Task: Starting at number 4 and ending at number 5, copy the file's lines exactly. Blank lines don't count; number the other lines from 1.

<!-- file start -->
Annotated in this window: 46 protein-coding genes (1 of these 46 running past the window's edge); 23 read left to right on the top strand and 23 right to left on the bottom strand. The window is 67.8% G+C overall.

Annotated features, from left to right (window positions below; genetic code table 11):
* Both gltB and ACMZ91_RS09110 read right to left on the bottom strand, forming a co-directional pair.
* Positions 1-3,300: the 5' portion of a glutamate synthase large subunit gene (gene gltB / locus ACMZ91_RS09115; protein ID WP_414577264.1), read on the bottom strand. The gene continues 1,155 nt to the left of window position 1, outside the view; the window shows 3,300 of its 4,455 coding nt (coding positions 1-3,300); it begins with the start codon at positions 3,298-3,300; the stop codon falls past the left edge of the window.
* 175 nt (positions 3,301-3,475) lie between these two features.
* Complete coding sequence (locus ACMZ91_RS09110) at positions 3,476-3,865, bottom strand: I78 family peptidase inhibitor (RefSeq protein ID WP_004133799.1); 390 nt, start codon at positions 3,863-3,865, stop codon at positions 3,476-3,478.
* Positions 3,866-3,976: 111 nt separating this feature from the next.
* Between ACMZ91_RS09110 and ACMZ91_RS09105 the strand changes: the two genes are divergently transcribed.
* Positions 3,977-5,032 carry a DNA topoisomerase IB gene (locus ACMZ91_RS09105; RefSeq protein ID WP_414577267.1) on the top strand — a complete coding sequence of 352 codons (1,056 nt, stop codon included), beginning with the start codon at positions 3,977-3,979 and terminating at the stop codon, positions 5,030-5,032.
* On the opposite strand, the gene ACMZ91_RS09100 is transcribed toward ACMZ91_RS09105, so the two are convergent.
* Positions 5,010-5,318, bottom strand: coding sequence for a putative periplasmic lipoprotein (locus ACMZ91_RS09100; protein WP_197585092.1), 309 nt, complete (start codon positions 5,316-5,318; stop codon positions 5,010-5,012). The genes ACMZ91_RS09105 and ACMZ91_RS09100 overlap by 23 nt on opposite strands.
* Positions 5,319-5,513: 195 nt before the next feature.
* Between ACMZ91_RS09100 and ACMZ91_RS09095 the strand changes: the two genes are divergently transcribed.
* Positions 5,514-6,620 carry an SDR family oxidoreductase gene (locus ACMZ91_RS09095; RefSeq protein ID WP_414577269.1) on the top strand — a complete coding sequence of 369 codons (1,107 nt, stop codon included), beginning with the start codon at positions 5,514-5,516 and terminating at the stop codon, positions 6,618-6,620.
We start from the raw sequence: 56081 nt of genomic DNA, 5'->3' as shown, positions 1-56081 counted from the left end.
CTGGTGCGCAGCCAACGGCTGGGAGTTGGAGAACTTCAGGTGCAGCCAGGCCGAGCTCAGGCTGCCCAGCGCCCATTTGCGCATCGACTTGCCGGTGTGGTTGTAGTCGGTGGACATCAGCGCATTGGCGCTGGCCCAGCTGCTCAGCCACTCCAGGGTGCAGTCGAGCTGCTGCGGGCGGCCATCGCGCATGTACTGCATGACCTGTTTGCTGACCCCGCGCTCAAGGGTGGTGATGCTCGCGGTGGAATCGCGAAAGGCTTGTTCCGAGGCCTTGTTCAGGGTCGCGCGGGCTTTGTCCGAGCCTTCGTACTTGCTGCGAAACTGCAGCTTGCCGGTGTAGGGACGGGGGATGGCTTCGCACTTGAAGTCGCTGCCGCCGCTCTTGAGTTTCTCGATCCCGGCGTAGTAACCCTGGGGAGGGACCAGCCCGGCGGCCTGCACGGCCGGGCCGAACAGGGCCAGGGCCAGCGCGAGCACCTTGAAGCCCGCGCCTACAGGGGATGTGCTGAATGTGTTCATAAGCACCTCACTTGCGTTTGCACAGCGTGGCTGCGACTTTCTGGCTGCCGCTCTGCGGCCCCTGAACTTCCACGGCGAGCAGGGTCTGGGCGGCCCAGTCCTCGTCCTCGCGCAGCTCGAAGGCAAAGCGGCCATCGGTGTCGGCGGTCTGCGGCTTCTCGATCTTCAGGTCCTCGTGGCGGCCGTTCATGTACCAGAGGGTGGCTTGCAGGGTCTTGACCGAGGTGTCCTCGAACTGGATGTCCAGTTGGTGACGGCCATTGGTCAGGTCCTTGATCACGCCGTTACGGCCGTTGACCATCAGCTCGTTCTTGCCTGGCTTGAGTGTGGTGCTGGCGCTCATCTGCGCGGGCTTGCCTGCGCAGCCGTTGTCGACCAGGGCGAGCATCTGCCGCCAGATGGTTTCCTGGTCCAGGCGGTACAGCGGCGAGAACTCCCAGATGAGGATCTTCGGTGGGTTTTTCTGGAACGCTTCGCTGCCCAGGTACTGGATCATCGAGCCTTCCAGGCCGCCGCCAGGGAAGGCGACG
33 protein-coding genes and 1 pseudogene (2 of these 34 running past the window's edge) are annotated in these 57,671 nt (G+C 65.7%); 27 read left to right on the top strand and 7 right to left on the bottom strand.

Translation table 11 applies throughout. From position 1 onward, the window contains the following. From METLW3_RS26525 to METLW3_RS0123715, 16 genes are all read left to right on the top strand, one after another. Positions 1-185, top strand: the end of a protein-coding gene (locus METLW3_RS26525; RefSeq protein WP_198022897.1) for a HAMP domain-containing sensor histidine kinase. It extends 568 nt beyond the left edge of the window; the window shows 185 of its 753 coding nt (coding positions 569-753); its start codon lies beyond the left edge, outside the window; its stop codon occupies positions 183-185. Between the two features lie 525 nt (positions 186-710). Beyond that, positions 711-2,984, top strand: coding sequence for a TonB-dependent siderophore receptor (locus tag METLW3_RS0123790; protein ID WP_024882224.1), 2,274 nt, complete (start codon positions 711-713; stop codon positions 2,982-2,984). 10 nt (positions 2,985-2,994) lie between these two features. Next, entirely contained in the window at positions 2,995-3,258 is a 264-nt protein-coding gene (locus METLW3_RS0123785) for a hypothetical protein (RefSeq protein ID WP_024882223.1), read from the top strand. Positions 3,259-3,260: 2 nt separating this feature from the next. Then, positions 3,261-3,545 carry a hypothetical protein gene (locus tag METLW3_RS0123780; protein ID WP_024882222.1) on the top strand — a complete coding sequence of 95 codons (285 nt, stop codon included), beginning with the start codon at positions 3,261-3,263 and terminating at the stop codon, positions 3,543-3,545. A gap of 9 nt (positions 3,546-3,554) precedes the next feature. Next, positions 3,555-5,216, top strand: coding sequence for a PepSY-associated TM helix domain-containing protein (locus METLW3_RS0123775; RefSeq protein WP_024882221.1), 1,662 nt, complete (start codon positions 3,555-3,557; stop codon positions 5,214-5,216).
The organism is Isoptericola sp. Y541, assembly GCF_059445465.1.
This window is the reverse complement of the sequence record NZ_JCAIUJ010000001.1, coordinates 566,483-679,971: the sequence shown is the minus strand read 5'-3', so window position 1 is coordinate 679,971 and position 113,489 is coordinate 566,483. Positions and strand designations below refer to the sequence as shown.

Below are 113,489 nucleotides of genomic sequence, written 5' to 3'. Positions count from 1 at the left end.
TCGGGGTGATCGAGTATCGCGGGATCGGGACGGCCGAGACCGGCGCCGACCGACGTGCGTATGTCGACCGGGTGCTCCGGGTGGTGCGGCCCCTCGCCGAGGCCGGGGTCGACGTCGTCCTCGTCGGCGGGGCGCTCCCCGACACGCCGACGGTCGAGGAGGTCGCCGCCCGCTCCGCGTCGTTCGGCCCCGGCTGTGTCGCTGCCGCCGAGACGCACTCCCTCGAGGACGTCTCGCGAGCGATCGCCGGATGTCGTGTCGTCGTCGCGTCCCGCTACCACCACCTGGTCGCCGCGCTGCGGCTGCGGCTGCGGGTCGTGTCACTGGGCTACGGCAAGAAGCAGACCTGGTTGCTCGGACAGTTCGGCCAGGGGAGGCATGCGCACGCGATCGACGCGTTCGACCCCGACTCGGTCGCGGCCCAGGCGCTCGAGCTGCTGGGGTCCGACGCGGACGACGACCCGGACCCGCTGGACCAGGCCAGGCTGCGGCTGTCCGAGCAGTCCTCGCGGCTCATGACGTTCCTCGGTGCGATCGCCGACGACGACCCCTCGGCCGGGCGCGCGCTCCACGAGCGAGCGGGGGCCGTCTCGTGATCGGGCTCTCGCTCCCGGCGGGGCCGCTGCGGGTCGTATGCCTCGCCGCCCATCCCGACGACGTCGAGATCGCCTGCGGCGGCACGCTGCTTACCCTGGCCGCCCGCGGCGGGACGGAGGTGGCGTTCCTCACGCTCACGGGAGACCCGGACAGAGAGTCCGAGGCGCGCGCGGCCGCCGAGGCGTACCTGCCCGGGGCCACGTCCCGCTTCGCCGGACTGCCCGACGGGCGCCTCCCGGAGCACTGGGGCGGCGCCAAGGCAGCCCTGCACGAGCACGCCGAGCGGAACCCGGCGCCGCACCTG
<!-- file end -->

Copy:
* Positions 1-3,300: the 5' portion of a glutamate synthase large subunit gene (gene gltB / locus ACMZ91_RS09115; protein ID WP_414577264.1), read on the bottom strand. The gene continues 1,155 nt to the left of window position 1, outside the view; the window shows 3,300 of its 4,455 coding nt (coding positions 1-3,300); it begins with the start codon at positions 3,298-3,300; the stop codon falls past the left edge of the window.
* 175 nt (positions 3,301-3,475) lie between these two features.